Climbing the Holy Mountain, 21 Jul 2023

Location: Croagh Patrick, Co Mayo

Distance: 4.2 miles

Elevation: +/- 736 metres

I stood here on a bright day thirty years ago, so I know the view should be an epiphany, seven hundred metres above the island-strewn seascape of Clew Bay. County Mayo – mountains, inlets, cliffs, the clash of land and ocean – winds away in chaotic beauty to both horizons. But not today. We see only 30 metres of mountain top, the hunkered-down shack of a chapel, the drab brown ’Croagh Patrick’ sign, and each other, cocooned in blue waterproofs. It is not what it could be, but it remains a rich shared moment for Martha and myself. We have climbed Ireland’s ‘holy mountain’ together. Perhaps it is richer still to have done it by slogging through cloud, wind, and driving rain on an appalling summer’s day.

Earlier, on the shore, we leave the warm, dry van, tightening straps and laces, determinedly pulling up zips. The hum of wind is constant, as is the clattering rain on our hoods. Our faces are wet when we raise them. We see only the lower slopes above us, sparse and wild, quickly subsumed by cloud. On other days, we would stop to study the distinctive cone of the mountain, with its white-grey, stony peak. We would point out the pilgrim path, rising straight from the car park to the ridgeline, before turning right to follow that ridge to the summit. Were we here on the last Sunday of July, we could watch a continual snake of humanity shuffling heavenwards, as the annual pilgrimage has for generations. The mountain’s mythical status may well be pre-Christian, but there has been a chapel of some sort at the top since the fifth century. For most of that time, it has been associated with St Patrick, whose bland be-mitred statue we pass as we begin to climb. People come here motivated by faith, by a wish to connect to a national icon, to assert belonging, or just for a day out. We are here for all these reasons but, mostly, to do something together.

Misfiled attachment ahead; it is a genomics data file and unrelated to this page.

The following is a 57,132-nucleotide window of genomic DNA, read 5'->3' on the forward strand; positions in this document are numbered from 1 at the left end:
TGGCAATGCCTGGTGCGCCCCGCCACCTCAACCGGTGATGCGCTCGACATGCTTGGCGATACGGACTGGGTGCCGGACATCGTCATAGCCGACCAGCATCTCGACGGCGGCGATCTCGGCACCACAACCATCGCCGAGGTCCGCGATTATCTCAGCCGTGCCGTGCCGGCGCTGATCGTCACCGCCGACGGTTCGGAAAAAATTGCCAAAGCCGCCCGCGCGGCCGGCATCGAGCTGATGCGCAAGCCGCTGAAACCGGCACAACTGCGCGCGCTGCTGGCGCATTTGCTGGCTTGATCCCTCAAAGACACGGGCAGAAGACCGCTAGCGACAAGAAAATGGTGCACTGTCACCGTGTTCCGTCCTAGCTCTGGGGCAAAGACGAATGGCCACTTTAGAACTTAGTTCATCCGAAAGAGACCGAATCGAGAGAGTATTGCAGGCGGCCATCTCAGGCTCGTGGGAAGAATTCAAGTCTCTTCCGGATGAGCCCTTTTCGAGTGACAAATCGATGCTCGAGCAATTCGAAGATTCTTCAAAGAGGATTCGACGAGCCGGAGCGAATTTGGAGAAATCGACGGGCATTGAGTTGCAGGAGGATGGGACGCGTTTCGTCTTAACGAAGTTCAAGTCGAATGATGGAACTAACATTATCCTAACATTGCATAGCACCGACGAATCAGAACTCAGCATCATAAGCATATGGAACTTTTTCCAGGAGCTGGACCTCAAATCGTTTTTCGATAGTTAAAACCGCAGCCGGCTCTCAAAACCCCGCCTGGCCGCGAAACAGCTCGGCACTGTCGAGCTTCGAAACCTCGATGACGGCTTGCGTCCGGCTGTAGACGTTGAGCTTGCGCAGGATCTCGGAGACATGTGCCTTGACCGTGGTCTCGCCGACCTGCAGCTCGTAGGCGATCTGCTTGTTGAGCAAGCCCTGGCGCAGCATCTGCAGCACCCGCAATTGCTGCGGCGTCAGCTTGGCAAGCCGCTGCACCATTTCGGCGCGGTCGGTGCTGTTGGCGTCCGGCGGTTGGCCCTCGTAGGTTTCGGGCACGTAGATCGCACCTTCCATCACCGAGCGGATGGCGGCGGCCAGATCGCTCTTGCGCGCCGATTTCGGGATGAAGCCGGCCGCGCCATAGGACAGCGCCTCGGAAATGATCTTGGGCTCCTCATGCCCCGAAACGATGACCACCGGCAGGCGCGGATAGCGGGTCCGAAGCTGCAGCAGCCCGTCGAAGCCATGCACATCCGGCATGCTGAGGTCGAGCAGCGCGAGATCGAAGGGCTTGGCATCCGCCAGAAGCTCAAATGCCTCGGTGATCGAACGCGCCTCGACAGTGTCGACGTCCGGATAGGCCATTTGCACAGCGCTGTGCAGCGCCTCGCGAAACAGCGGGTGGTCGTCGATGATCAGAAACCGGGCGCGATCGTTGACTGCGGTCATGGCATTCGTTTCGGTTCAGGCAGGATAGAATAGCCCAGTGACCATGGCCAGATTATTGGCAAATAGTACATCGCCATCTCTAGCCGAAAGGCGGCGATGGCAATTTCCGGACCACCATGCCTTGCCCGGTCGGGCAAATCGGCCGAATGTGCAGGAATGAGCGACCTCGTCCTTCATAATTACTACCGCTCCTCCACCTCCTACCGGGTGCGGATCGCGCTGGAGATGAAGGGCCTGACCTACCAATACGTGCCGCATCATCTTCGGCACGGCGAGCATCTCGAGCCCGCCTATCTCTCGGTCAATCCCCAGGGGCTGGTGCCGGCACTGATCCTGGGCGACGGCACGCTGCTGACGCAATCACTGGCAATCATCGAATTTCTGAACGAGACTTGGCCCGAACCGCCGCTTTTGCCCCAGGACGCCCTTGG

Our phones read out height. At 150m, we stop to eat, finding limited shelter against a rocky outcrop. Even at this lower height and in this gloom, the view is impressive. The rest of the walk is three hours blanketed in cloud, bending heads against the elements, one foot before the other, stopping occasionally to share water and encouragement. I offer Martha (and myself) the escape route of turning back at the cairn where the path tops the ridge. I know she will decline. Onwards, upwards, tacking to-and-fro as the path becomes rockier. We collect encouragement from the few people coming the other way: ‘Not far now’, ‘It’s easier coming down’. We dispense similar support as we descend.

It is, indeed, easier going down, but still hard on unaccustomed muscles and cartilage. The pub is a blessed relief – warming tea, locals politely dismissing two more tourists with a glance. We find a corner, creating puddles on the stone floor as we confirm what we have gamely been ignoring. Our waterproofs are not impermeable. Damp pervades the layers beneath. The practicalities of drying out and being picked up take over. But, beneath, is the satisfaction of a challenge ticked off, another layer in our shared story. Maybe we’ll come back some other time for the view.